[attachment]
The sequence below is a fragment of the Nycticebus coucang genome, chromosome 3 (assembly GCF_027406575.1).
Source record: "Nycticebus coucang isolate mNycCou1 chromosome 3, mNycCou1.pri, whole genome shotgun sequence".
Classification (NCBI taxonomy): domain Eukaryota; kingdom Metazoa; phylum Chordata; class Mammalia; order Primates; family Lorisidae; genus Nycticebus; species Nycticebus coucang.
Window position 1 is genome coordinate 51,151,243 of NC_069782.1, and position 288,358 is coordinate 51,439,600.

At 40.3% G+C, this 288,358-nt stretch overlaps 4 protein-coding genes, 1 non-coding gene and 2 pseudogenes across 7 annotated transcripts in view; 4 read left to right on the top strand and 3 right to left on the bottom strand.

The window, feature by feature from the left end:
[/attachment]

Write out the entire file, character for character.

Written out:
The sequence below is a fragment of the Nycticebus coucang genome, chromosome 3 (assembly GCF_027406575.1).
Source record: "Nycticebus coucang isolate mNycCou1 chromosome 3, mNycCou1.pri, whole genome shotgun sequence".
Classification (NCBI taxonomy): domain Eukaryota; kingdom Metazoa; phylum Chordata; class Mammalia; order Primates; family Lorisidae; genus Nycticebus; species Nycticebus coucang.
Window position 1 is genome coordinate 51,151,243 of NC_069782.1, and position 288,358 is coordinate 51,439,600.

At 40.3% G+C, this 288,358-nt stretch overlaps 4 protein-coding genes, 1 non-coding gene and 2 pseudogenes across 7 annotated transcripts in view; 4 read left to right on the top strand and 3 right to left on the bottom strand.

The window, feature by feature from the left end: